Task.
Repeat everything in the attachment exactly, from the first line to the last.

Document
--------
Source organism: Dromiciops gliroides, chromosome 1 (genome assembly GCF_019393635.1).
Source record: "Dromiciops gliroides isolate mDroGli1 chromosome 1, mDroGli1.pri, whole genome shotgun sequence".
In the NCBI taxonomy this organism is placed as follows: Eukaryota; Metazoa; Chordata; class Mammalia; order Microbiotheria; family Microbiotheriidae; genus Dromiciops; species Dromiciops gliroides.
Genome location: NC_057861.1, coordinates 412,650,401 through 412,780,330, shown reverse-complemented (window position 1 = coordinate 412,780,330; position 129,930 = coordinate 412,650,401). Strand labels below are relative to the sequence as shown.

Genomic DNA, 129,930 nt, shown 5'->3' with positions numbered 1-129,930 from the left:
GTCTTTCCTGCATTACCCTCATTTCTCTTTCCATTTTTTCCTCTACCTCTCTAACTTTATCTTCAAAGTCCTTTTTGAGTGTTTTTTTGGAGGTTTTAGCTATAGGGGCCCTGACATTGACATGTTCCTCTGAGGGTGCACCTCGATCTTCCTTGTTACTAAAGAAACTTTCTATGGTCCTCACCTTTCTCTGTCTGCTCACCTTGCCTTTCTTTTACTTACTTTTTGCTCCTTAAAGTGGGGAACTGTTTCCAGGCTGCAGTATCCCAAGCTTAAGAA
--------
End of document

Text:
Source organism: Dromiciops gliroides, chromosome 1 (genome assembly GCF_019393635.1).
Source record: "Dromiciops gliroides isolate mDroGli1 chromosome 1, mDroGli1.pri, whole genome shotgun sequence".
In the NCBI taxonomy this organism is placed as follows: Eukaryota; Metazoa; Chordata; class Mammalia; order Microbiotheria; family Microbiotheriidae; genus Dromiciops; species Dromiciops gliroides.
Genome location: NC_057861.1, coordinates 412,650,401 through 412,780,330, shown reverse-complemented (window position 1 = coordinate 412,780,330; position 129,930 = coordinate 412,650,401). Strand labels below are relative to the sequence as shown.

Genomic DNA, 129,930 nt, shown 5'->3' with positions numbered 1-129,930 from the left:
GTCTTTCCTGCATTACCCTCATTTCTCTTTCCATTTTTTCCTCTACCTCTCTAACTTTATCTTCAAAGTCCTTTTTGAGTGTTTTTTTGGAGGTTTTAGCTATAGGGGCCCTGACATTGACATGTTCCTCTGAGGGTGCACCTCGATCTTCCTTGTTACTAAAGAAACTTTCTATGGTCCTCACCTTTCTCTGTCTGCTCACCTTGCCTTTCTTTTACTTACTTTTTGCTCCTTAAAGTGGGGAACTGTTTCCAGGCTGCAGTATCCCAAGCTTAAGAA